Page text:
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Aortic Intervention

Controversies in Dissection Repair: Addressing Paraplegia

A review of this devastating complication including incidence rates after TEVAR for TBAD and the roles of left subclavian artery revascularization, aortic coverage, and cerebrospinal fluid drainage.


Paraplegia is a devastating and unpredictable clinical syndrome that remains an important consideration in the management of type B aortic dissection (TBAD). Although spinal cord ischemia (SCI) can manifest as a de novo sequela of TBAD at presentation, it is encountered more frequently as a complication of both endovascular and open TBAD repair. Systematic reviews have suggested SCI rates of up to 4% for undifferentiated patients undergoing endovascular repair of TBAD1,2; however, significantly higher rates have been reported, especially in case series dealing with acute presentations.3

A complex interplay of factors impacts the likelihood of SCI complicating endovascular repair of TBAD. The blood supply of the spinal cord arises via a variety of different vascular territories, including the intercostal, lumbar, left subclavian, and internal iliac arteries.4 Disruption of the blood flow from any of these territories reduces perfusion to spinal cord neural tissue, increasing the risk of SCI. As such, the extent of aorta covered during thoracic endovascular aortic repair (TEVAR), patency of the left subclavian artery (LSA) and internal iliac arteries, and perioperative blood pressure are just some of the factors that affect the periprocedural risk of SCI. Patients who develop paraplegia after TEVAR have a poor long-term functional outlook and significantly reduced life expectancy.5


Published literature to date suggests that SCI rates after TEVAR for TBAD are lower than for TEVAR carried out to repair thoracic aneurysms, with rates of 4% reported for the former and up to 10% for the latter.6,7 The EUROSTAR registry reported outcomes from 606 patients who underwent TEVAR, of whom 291 were treated for aneurysmal disease and 215 for TBAD.8 Fourteen patients in this cohort experienced SCI postoperatively: 11 (3.8%) in the aneurysm group and three (1.4%) in the dissection group. The reasons for these reported disparities are likely multifactorial. The lower burden of mural atheroma and thrombus in TBAD presents a lower risk for atheroembolism after manipulation in the aorta. Another factor that may contribute to lower SCI rates in TBAD is that some false lumen perfusion often persists after TEVAR, either maintaining perfusion through the intercostal arteries or allowing time for collateralization. In contrast, the aneurysmal aorta is promptly sealed after TEVAR with rapid sac thrombosis and cessation of flow through the intercostal arteries before requisite collaterals have developed.


Treatment of TBAD in the acute phase, defined as within 2 weeks of presentation, is another significant risk factor for the development of SCI compared with TEVAR carried out for chronic TBAD. Case series reporting on the endovascular treatment of acute, complicated TBAD have demonstrated SCI rates of as high as 15%.9,10 These results are similar in registry data for thoracic devices, with rates of SCI in the treatment of acute complicated TBAD reaching 6% to 8%.11,12 Multicenter studies have repeatedly demonstrated double the rate of parapalegia13 and SCI14 in acute versus chronic TBAD treatment. A meta-analysis from 2013 reported SCI risks of 1.5% associated with endovascular treatment of chronic TBAD and 4.2% after treatment of acute cases.2 TEVAR in the acute phase is frequently carried out for complicated TBAD in a patient who is more likely to exhibit episodes of hypotension with consequent reduction in spinal cord perfusion and increased susceptibility to SCI. Another important factor dictating higher SCI rates may be the fact that patients who require TEVAR necessitating coverage of the LSA are less likely to have prophylactic LSA revascularization in the acute scenario.9,15 Finally, delaying TEVAR to the chronic phase may allow intercostal collateralization and protect against SCI after aortic coverage.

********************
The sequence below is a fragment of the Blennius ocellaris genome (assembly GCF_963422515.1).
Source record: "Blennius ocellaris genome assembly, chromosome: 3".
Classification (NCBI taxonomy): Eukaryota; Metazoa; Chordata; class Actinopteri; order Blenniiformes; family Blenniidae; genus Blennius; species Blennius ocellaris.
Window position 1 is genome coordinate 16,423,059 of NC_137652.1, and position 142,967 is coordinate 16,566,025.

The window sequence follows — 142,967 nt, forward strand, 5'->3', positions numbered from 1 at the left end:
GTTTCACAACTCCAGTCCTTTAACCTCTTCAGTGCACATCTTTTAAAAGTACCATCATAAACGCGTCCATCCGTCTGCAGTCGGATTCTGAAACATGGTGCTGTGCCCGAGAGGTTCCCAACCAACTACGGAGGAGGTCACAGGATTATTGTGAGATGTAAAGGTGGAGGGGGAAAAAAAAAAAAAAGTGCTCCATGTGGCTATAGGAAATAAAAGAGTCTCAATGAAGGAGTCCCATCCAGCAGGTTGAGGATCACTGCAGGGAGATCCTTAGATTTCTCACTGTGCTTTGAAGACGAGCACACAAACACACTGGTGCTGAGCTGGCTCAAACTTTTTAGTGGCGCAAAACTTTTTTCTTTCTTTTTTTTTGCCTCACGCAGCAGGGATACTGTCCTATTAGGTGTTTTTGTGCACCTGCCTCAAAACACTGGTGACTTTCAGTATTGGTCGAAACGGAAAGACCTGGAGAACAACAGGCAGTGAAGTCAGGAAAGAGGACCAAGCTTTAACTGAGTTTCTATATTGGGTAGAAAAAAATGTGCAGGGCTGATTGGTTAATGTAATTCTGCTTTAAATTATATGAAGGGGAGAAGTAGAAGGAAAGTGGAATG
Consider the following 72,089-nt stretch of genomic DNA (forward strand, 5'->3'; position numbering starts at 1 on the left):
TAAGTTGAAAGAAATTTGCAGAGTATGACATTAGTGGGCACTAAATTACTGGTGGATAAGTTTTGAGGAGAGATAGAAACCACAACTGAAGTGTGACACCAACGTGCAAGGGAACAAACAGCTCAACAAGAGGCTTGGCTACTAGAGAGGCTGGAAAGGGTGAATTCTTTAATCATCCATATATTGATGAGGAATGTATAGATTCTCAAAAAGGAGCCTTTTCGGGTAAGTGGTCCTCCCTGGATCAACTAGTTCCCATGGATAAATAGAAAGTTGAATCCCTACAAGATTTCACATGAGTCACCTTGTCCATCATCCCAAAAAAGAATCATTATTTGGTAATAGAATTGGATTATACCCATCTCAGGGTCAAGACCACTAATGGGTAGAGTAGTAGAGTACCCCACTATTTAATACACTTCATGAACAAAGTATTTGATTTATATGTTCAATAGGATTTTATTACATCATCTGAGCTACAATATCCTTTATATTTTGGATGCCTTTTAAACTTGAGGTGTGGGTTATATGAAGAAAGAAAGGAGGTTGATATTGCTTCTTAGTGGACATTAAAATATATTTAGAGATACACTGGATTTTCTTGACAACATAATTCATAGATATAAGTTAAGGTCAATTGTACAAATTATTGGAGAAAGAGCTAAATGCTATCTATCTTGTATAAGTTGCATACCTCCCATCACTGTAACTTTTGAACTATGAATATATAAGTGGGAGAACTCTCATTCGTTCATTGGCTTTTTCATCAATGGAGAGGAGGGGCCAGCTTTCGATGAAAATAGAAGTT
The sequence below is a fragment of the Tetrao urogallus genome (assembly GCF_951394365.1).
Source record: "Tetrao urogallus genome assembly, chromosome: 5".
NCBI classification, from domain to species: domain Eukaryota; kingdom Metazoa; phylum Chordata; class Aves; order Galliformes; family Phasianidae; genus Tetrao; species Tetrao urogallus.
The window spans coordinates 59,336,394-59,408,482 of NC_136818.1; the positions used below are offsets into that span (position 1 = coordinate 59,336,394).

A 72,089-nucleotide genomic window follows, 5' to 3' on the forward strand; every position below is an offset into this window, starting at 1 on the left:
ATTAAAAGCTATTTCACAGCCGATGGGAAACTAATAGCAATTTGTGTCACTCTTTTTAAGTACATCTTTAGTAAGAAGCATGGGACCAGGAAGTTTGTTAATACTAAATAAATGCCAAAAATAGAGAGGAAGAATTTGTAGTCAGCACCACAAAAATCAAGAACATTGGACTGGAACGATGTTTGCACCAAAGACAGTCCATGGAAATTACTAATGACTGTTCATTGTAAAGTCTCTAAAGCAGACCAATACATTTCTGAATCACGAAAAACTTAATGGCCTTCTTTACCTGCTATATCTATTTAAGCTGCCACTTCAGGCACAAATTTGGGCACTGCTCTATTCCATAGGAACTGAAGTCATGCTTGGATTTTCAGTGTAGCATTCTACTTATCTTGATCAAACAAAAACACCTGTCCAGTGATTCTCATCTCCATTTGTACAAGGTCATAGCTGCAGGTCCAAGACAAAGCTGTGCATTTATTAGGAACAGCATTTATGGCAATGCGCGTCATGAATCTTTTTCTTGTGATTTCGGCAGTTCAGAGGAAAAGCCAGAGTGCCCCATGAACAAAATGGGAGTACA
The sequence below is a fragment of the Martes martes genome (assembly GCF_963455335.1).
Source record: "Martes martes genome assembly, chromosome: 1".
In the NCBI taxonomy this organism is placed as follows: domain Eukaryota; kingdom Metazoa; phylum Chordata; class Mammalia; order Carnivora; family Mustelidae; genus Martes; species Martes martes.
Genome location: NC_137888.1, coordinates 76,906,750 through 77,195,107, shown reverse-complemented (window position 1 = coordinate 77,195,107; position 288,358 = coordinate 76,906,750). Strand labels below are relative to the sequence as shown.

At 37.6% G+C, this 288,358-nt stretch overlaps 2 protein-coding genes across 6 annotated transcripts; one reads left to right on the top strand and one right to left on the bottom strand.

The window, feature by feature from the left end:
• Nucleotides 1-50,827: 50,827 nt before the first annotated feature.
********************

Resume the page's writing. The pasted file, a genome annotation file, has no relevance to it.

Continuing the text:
A large proportion of TBADs originate at, or just distal to, the LSA; consequently, establishing an acceptable proximal seal zone in healthy aorta for TEVAR necessitates coverage of the LSA in these cases.16 Given the contribution of this vessel to the blood supply of the spinal cord via the anterior spinal artery, it would seem logical to assume that LSA coverage without routine revascularization may influence spinal cord outcomes. Although multiple studies have aimed to address LSA management, conclusive evidence for a benefit associated with routine LSA revascularization prior to coverage remains elusive. A Cochrane review published in 2016 was unable to provide any guidance on this matter due to the lack of good-quality evidence.17 Two meta-analyses have described the outcomes of LSA management in TBAD repair.18,19 Both of these studies demonstrated trends toward higher paraplegia rates with coverage of the LSA. Revascularization of the LSA was associated with lower SCI rates, but these were nonsignificant trends and the studies collated were of relatively poor quality.

Studies incorporating TEVAR for both TBAD and aneurysmal pathology similarly present inconclusive outcomes related to LSA revascularization and effect on paraplegia rates. A 2018 meta-analysis reported lower SCI rates (4.7%) when the LSA was covered and revascularized, compared with when it was covered without revascularization (6.7%).20 Likewise, two meta-analyses published in 2009 noted increased risks of SCI in patients who had LSA coverage without revascularization.21,22 More recent collated evidence, however, suggests no difference in paraplegia rates after revascularization of the LSA.23,24